Jury selection is set to begin on Tuesday in the federal sex trafficking trial, following a flurry of motions that began to bring the scope of the proceedings into focus.

In the weeks leading up to Ghislaine Maxwell’s federal sex trafficking trial in Manhattan, her lawyers have raised issues about the “reprehensible” conditions in her Brooklyn detention facility and the ordeal she undergoes whenever she is brought to court, the New York Times reports.

They asked to interview F.B.I. agents about previous investigations into her longtime companion, Jeffrey Epstein. They took issue with an expert witness’s planned testimony on sexual abuse. And they asked the federal judge overseeing the trial to preclude federal prosecutors from referring to her accusers as “victims.”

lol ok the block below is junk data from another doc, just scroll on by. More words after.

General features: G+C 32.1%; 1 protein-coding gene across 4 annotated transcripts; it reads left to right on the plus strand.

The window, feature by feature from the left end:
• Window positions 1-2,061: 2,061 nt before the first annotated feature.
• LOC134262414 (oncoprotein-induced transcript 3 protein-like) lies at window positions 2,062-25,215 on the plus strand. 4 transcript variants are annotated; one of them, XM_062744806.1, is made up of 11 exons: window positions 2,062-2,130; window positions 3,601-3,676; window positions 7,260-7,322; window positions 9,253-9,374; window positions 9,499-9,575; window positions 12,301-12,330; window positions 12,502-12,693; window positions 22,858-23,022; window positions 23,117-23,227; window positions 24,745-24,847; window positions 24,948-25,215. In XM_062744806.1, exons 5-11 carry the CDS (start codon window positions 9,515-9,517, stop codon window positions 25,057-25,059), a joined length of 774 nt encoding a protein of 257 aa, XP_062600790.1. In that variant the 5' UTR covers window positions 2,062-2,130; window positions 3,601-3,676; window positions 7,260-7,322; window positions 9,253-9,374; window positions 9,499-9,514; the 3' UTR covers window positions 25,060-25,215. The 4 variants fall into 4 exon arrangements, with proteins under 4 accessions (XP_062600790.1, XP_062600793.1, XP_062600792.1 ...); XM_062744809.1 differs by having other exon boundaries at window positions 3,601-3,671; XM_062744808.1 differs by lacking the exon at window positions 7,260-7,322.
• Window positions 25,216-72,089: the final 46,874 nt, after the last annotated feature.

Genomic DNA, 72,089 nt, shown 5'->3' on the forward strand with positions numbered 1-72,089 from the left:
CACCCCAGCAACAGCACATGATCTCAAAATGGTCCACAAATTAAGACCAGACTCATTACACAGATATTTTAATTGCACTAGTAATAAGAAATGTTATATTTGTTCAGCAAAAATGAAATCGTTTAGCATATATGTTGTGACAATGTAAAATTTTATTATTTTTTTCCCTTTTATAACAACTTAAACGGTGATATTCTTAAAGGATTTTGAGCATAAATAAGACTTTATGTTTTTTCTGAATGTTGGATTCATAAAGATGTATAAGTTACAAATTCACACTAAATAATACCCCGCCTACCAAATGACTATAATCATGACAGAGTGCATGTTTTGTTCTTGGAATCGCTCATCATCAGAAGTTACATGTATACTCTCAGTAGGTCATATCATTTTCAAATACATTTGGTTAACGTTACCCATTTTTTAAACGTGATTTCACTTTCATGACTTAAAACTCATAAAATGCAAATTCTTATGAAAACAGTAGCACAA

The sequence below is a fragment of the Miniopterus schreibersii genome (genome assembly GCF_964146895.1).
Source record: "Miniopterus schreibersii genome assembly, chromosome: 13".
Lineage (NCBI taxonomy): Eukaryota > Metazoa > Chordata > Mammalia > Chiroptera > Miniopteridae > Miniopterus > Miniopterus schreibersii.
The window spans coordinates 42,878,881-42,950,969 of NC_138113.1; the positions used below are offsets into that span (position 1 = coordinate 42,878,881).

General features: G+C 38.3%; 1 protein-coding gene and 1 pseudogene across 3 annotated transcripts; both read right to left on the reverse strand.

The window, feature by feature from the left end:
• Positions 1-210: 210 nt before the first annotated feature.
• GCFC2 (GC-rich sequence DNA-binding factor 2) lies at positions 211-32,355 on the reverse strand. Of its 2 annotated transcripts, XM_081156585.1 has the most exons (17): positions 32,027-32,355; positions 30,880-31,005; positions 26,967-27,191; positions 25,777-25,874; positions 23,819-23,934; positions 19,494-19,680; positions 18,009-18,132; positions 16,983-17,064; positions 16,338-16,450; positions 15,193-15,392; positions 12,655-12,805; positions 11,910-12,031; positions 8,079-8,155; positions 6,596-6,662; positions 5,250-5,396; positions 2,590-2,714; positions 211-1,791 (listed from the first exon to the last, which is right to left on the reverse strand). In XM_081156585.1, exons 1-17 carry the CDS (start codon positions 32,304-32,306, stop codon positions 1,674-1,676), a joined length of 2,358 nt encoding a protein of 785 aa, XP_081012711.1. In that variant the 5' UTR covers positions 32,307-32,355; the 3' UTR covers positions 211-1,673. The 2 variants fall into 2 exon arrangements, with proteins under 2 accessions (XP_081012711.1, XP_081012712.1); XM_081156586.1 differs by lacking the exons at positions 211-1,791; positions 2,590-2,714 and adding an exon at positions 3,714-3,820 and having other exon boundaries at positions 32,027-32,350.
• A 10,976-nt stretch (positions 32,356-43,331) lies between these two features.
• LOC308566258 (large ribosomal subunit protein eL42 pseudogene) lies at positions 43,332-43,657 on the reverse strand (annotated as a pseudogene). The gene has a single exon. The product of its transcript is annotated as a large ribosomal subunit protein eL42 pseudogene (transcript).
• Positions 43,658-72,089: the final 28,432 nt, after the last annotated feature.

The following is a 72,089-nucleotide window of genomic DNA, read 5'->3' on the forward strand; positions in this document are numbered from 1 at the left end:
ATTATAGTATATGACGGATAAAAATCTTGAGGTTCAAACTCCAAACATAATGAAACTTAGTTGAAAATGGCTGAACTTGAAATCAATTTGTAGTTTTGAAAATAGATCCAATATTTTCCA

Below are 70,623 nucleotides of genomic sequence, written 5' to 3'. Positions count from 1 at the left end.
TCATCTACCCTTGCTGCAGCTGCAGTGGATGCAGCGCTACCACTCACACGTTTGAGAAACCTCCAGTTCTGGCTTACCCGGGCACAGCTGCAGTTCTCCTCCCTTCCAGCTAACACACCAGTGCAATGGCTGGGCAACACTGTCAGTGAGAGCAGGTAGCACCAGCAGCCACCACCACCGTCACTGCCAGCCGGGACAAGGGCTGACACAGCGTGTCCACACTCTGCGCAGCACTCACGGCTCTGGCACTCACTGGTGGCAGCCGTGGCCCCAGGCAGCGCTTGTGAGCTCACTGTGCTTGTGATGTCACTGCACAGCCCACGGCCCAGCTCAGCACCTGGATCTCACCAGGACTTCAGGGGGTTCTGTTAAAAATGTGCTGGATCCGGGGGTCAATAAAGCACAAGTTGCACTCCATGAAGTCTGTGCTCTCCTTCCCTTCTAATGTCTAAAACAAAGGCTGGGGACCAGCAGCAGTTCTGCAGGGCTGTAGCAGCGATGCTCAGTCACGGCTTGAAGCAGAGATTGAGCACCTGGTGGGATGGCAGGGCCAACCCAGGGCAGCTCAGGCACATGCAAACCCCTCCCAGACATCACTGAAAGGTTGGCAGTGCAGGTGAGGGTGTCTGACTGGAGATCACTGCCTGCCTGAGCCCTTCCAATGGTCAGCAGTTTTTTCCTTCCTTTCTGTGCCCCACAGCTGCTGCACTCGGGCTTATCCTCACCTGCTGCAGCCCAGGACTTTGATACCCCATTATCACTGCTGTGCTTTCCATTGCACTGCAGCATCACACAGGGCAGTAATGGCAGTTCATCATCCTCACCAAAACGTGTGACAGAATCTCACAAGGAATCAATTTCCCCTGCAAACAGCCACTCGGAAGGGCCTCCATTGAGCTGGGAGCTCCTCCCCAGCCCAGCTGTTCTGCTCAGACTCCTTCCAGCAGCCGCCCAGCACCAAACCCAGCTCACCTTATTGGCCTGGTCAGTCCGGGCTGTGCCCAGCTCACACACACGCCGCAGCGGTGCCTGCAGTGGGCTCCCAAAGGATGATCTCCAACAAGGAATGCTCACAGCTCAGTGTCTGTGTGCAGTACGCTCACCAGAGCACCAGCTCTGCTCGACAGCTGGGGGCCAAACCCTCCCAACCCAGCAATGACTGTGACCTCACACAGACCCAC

The flurry of recent motions, hearings and rulings has begun to define the playing field for Ms. Maxwell’s highly anticipated trial. Jurors, who will begin to be chosen on Tuesday, will hear Ms. Maxwell’s accusers testify that she recruited them as minors for sexual acts with Mr. Epstein and others, in a trial that is widely seen as a proxy for trying Mr. Epstein himself.

Ms. Maxwell, 59, the daughter of a British media mogul and once a fixture in New York’s social scene, will be tried on six counts, including transporting minors to engage in criminal sexual activity. She has steadfastly maintained her innocence, and her lawyers have sought to undermine the credibility of her accusers and question the motives of prosecutors — efforts they have indicated they would continue at trial.

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